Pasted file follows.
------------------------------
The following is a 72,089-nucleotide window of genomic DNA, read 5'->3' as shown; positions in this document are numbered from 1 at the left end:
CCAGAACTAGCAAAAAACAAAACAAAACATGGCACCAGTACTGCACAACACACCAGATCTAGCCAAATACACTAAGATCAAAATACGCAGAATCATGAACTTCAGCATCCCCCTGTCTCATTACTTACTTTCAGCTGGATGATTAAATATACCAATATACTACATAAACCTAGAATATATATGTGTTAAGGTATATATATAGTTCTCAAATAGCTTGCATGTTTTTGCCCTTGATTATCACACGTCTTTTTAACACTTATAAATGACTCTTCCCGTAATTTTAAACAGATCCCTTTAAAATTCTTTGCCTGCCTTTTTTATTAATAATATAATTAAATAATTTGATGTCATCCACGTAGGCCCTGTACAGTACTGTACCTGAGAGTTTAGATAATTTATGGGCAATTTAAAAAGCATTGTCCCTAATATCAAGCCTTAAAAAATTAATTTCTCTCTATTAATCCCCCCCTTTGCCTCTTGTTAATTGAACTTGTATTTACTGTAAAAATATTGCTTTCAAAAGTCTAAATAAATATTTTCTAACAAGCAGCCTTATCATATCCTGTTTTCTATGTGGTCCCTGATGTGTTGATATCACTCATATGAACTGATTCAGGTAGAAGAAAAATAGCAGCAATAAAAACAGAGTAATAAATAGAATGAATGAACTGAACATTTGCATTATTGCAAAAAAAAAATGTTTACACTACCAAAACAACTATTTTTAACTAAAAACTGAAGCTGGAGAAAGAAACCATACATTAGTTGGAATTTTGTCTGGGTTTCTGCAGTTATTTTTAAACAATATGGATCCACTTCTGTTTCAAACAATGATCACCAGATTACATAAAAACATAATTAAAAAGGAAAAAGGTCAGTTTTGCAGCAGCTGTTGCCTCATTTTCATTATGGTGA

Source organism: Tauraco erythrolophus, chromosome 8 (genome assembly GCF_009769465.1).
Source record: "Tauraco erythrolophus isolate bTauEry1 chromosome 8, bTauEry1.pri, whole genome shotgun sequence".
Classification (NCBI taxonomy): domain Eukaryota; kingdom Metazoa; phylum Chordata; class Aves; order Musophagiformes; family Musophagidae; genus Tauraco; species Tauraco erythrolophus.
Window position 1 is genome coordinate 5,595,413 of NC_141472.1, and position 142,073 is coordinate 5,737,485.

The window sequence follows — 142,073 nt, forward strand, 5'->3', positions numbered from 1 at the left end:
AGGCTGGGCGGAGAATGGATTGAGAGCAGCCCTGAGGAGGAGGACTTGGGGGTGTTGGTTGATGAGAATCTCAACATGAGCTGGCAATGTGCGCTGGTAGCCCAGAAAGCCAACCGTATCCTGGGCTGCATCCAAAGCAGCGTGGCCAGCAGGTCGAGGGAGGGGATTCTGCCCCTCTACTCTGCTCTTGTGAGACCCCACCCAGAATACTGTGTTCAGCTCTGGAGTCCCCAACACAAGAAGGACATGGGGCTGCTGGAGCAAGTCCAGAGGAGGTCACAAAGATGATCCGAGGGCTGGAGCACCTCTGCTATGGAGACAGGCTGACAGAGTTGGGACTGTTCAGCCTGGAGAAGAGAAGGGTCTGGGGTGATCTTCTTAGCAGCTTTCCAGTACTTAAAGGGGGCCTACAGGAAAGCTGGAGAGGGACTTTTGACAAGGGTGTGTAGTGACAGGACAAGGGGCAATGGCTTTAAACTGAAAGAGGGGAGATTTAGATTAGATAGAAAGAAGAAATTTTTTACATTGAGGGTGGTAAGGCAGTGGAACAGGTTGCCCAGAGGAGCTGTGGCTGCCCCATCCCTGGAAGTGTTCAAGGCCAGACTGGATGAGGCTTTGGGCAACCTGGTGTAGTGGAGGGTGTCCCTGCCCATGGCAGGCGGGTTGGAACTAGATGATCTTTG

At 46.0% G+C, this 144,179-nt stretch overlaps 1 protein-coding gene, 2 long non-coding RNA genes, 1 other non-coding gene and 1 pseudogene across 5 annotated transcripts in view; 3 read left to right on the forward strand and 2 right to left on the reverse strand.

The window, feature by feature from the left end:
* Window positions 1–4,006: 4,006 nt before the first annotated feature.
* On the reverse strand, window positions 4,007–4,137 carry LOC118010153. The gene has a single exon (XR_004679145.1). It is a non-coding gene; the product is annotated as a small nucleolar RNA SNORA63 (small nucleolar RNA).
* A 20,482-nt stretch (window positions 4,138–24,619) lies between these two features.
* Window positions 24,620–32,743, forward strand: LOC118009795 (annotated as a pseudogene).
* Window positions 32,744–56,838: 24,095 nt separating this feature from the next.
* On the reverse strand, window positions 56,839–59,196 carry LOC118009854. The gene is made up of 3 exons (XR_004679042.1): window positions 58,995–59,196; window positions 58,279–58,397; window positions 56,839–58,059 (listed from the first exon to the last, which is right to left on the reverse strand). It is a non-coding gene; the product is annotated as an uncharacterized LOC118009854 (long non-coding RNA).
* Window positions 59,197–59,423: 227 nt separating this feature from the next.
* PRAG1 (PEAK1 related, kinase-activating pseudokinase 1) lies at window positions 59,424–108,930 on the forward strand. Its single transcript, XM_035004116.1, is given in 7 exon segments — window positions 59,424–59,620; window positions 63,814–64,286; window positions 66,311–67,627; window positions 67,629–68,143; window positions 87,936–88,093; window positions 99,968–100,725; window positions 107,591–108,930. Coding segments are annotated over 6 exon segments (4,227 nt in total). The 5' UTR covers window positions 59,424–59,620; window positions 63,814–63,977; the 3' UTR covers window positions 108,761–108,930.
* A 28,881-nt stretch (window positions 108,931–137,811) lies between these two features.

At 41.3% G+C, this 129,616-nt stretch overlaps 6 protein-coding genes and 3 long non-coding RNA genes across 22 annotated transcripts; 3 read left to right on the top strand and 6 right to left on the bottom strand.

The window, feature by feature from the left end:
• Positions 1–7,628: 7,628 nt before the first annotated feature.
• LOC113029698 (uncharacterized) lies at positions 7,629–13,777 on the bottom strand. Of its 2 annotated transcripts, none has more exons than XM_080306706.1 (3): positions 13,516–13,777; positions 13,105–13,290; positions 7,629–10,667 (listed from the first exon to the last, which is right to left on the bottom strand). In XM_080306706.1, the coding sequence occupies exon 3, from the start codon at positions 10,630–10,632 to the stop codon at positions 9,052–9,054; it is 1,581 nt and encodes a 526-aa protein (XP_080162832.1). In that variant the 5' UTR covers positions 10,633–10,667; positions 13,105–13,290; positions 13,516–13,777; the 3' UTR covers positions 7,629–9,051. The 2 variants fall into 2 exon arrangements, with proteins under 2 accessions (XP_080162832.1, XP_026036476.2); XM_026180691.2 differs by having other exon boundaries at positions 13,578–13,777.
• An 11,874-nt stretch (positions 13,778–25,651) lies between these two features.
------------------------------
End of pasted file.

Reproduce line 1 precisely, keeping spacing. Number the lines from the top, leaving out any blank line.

The following is a 72,089-nucleotide window of genomic DNA, read 5'->3' as shown; positions in this document are numbered from 1 at the left end: